Ex-Friends In High Places
Hubbell's memoir describes his political free fall
By Craig Staats/AllPolitics
WASHINGTON (Dec. 8) -- Webb Hubbell's memoir is a good illustration of the power of the written word, but not in the usual sense.
Friends In High Places
By Webb Hubbell
William Morrow & Co., Inc.
332 pp., $27.50
By the end, casual readers of "Friends In High Places" may see the
ex-associate attorney general as an admirable character who has learned something from his rise and fall.
And I'm sure Hubbell has. It'd be difficult to go from a high-ranking government job to a minimum-security prison camp in Cumberland, Md., without picking up a few ideas on how to live the rest of your life.
But Hubbell's tract is ultimately an unsatisfying, self-serving book. President Bill Clinton's ex-golfing buddy leaves too many questions unanswered and he shilly-shallies around the question of personal responsibility, both taking the blame for his downfall and hinting at mitigating factors, including the Rose Law Firm's billing practices and his drinking
Too often, in matters large and small, Hubbell portrays himself as
someone swept along by forces beyond his control. It's hard to imagine
the 6-foot 5-inch Hubbell pushed along by anything, except his own
love of the good life: a succession of ever-larger homes, a country club membership and vacations in the Caribbean.
One example is what Webb calls "my accidental political career." He claims he wasn't all that interested in joining the Little Rock City Board, but submitted his name anyway. Come on. You're either interested in political office or not; his explanation doesn't ring true.
His explanation of the billing fraud -- stealing, actually -- that got him in trouble is more direct. He sat down to pay his bills, a carton of orange juice and a bottle of vodka at the ready.
"I don't recall which bill started it all," Hubbell writes. "Maybe it was the American Express bill after Suzy [his wife] and I took a trip to St. Lucia. ... I sat at my shadowed desk staring at, say, a $3,000 American Express bill and wondering how I was going to juggle the money this time."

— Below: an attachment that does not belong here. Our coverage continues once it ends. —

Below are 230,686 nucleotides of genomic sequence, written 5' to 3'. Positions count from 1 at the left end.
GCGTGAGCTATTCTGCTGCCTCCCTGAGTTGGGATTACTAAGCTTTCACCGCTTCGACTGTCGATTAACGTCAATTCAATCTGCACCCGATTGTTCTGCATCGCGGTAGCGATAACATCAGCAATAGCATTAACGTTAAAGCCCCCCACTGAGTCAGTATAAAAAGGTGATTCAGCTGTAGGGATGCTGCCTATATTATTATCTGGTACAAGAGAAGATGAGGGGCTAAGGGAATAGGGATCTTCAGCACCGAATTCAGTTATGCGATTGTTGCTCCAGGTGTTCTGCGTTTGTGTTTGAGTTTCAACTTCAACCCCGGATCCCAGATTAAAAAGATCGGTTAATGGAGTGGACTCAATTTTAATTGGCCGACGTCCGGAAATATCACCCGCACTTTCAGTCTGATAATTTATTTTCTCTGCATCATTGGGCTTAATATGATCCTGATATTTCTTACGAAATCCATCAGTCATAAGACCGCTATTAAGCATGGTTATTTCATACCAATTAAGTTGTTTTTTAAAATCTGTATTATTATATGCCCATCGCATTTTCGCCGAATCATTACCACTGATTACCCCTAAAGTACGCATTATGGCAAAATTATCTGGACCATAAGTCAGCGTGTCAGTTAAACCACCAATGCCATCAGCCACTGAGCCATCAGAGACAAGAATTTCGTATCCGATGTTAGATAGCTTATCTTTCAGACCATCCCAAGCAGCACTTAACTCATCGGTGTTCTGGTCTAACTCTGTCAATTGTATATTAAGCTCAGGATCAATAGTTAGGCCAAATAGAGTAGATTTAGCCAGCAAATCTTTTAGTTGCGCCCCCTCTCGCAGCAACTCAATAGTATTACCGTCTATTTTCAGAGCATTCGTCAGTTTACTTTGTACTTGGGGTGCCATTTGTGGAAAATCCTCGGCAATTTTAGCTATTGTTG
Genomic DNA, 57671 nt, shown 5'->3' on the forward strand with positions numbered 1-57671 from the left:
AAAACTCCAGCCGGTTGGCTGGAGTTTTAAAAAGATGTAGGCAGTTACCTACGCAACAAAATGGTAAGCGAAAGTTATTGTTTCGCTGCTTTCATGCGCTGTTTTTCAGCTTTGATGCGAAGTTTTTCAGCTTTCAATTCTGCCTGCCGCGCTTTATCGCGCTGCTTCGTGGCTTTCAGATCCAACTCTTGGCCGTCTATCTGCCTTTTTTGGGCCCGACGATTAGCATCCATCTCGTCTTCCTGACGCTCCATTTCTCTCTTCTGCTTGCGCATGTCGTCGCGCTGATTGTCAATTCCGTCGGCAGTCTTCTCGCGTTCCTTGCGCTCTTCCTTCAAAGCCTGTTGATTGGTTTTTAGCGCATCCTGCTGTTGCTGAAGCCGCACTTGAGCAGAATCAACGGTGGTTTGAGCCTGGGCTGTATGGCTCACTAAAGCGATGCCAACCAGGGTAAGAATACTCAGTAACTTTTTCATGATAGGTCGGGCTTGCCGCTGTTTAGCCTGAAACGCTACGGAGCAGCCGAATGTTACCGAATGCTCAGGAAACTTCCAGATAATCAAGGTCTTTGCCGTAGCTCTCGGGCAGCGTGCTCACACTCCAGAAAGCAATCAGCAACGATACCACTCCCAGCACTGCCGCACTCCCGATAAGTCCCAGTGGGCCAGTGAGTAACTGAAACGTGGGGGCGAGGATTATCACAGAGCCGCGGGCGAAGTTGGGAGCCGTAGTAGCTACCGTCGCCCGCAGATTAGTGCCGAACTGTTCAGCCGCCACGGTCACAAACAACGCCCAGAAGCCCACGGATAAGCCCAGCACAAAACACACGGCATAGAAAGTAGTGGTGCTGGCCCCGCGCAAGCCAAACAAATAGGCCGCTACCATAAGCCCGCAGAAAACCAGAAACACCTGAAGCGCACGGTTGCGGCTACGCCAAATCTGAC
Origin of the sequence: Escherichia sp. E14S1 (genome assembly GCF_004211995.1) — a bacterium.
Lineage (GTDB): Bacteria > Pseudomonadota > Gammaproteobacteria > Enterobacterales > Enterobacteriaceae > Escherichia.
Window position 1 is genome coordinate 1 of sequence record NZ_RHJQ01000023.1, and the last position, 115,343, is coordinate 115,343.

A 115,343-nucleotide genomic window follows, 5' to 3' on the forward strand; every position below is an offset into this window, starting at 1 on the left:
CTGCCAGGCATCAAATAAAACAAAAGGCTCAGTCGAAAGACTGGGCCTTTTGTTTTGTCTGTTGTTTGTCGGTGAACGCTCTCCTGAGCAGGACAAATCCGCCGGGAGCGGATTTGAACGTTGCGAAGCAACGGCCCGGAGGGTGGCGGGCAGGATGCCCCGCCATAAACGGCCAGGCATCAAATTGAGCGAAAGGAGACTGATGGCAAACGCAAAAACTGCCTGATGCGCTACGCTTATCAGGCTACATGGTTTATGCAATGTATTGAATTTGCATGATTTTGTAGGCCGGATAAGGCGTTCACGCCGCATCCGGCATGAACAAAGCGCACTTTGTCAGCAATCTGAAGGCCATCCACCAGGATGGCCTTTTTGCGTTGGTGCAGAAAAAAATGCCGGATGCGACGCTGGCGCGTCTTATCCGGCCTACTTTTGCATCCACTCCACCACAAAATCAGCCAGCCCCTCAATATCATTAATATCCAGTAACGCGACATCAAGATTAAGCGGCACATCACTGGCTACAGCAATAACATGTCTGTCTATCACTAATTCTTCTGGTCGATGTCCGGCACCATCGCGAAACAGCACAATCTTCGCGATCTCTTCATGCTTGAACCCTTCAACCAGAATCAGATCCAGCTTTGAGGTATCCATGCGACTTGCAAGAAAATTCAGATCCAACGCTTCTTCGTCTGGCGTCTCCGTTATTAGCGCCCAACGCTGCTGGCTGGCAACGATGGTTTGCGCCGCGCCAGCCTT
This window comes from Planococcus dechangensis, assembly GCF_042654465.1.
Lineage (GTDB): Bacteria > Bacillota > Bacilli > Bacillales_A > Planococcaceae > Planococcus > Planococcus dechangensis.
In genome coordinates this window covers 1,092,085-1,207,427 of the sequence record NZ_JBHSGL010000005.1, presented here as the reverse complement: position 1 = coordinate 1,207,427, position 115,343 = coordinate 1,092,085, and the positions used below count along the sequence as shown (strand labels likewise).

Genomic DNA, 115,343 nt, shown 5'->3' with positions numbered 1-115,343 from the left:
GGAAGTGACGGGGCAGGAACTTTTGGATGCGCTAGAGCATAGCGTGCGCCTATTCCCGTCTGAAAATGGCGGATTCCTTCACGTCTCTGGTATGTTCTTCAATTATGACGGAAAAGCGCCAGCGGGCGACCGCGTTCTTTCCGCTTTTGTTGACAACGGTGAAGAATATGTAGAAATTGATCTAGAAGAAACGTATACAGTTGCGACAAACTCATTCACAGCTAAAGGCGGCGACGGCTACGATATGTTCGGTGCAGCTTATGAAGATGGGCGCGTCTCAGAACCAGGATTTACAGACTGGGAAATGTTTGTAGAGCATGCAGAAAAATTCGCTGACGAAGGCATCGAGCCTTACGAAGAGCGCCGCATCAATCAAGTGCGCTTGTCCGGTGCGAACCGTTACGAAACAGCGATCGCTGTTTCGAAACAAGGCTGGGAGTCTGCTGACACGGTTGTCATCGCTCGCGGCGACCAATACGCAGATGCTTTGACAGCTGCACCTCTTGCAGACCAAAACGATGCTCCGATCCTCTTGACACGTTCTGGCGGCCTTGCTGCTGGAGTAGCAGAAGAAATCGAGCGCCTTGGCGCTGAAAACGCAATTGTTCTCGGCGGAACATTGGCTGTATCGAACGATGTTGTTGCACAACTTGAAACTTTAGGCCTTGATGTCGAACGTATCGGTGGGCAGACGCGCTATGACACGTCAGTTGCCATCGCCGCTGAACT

The answer he came to was to bill either clients or the Rose Law Firm for his personal expenses. Over four years, Hubbell stole an estimated $150,000 from clients and another $340,000 from his partners at Rose.
"There is no excuse for what I did," Hubbell writes. "I committed a crime, and no one made me do it." He served 18 months in a federal prison camp, and his description of his time behind bars may be the book's best part.
Hubbell does offer some interesting insights into Bill and Hillary Clinton, Vince Foster, Janet Reno and others.
He says Bill Clinton is a masterful politician, which everyone knows, but also one of the luckiest because he came along just as Arkansas was going through a political sea change that made him a virtual shoo-in in the attorney general's race.
Hubbell knows Hillary better than Bill, because he worked with her at Rose. Hillary comes across as a sympathetic character, struggling in a tradition-minded southern law firm to strike the right balance between roles of wife and professional litigator.
Whatever Hillary did, she was criticized, Hubbell says. "She came to Arkansas and redrew the maps," he writes. "Not the physical ones, but the social and business ones. She paid a tremendous price for that, and she's still paying."
Eventually, of course, Hubbell quit the Justice Department to try to work out the billing fraud with Rose. After his departure, he also put out the word to lawyers, lobbyists and consultants in Washington that he was available to consult. To this day, Hubbell continues to keep his silence on who his clients were and what he was paid during that period.
"I never once dreamed that my doing legal and consulting work could be viewed as some sort of 'hush money,'" Hubbell writes. "For three years, I answered every question the independent counsel put to me."
There are indications, nonetheless, that Whitewater independent counsel Kenneth Starr is still interested in Hubbell and the money he received from those post-Justice Department clients. His legal troubles may not be over yet and because of that, Hubbell has been shunned by people who were once his friends.
In this era of public repentance for one's sins, it's virtually
required that you write a book to explain yourself. (Marv Albert is probably through a third draft of an outline by about now.) But Hubbell, whose prison nickname was the "Big Easy" because of the good-natured way he laughed off other inmates' jokes, takes the easy way out on this one.
The most admirable character here? That would be William Morrow, the publisher, which successfully resisted prosecutor Starr's attempt to get Hubbell's unpublished notes and rough drafts.
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Ex-Friends In High Place